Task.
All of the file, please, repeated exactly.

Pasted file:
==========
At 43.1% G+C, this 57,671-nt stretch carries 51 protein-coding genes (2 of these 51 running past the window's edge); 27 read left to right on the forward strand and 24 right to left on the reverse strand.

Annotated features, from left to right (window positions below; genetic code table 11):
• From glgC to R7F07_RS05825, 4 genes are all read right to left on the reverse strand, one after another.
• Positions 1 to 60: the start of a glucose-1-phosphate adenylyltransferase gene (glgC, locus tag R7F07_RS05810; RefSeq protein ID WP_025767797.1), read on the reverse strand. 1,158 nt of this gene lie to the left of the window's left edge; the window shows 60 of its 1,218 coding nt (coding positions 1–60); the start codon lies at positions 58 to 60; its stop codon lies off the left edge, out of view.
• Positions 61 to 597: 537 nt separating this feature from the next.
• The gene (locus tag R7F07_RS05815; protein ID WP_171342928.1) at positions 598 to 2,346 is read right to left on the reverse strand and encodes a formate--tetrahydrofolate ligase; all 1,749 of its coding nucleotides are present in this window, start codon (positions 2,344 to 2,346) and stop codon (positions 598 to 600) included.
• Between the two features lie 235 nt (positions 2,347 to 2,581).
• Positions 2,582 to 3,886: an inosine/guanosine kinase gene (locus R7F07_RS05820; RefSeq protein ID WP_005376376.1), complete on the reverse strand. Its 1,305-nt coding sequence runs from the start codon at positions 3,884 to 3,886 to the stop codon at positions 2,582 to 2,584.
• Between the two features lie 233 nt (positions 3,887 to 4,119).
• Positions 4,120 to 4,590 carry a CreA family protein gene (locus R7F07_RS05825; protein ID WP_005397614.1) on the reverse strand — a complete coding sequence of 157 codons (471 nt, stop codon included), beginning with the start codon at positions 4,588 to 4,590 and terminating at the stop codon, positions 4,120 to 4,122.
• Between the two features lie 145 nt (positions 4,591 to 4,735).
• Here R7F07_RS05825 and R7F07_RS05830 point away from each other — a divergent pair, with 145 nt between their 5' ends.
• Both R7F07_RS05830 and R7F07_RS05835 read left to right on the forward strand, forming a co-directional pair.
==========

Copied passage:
At 43.1% G+C, this 57,671-nt stretch carries 51 protein-coding genes (2 of these 51 running past the window's edge); 27 read left to right on the forward strand and 24 right to left on the reverse strand.

Annotated features, from left to right (window positions below; genetic code table 11):
• From glgC to R7F07_RS05825, 4 genes are all read right to left on the reverse strand, one after another.
• Positions 1 to 60: the start of a glucose-1-phosphate adenylyltransferase gene (glgC, locus tag R7F07_RS05810; RefSeq protein ID WP_025767797.1), read on the reverse strand. 1,158 nt of this gene lie to the left of the window's left edge; the window shows 60 of its 1,218 coding nt (coding positions 1–60); the start codon lies at positions 58 to 60; its stop codon lies off the left edge, out of view.
• Positions 61 to 597: 537 nt separating this feature from the next.
• The gene (locus tag R7F07_RS05815; protein ID WP_171342928.1) at positions 598 to 2,346 is read right to left on the reverse strand and encodes a formate--tetrahydrofolate ligase; all 1,749 of its coding nucleotides are present in this window, start codon (positions 2,344 to 2,346) and stop codon (positions 598 to 600) included.
• Between the two features lie 235 nt (positions 2,347 to 2,581).
• Positions 2,582 to 3,886: an inosine/guanosine kinase gene (locus R7F07_RS05820; RefSeq protein ID WP_005376376.1), complete on the reverse strand. Its 1,305-nt coding sequence runs from the start codon at positions 3,884 to 3,886 to the stop codon at positions 2,582 to 2,584.
• Between the two features lie 233 nt (positions 3,887 to 4,119).
• Positions 4,120 to 4,590 carry a CreA family protein gene (locus R7F07_RS05825; protein ID WP_005397614.1) on the reverse strand — a complete coding sequence of 157 codons (471 nt, stop codon included), beginning with the start codon at positions 4,588 to 4,590 and terminating at the stop codon, positions 4,120 to 4,122.
• Between the two features lie 145 nt (positions 4,591 to 4,735).
• Here R7F07_RS05825 and R7F07_RS05830 point away from each other — a divergent pair, with 145 nt between their 5' ends.
• Both R7F07_RS05830 and R7F07_RS05835 read left to right on the forward strand, forming a co-directional pair.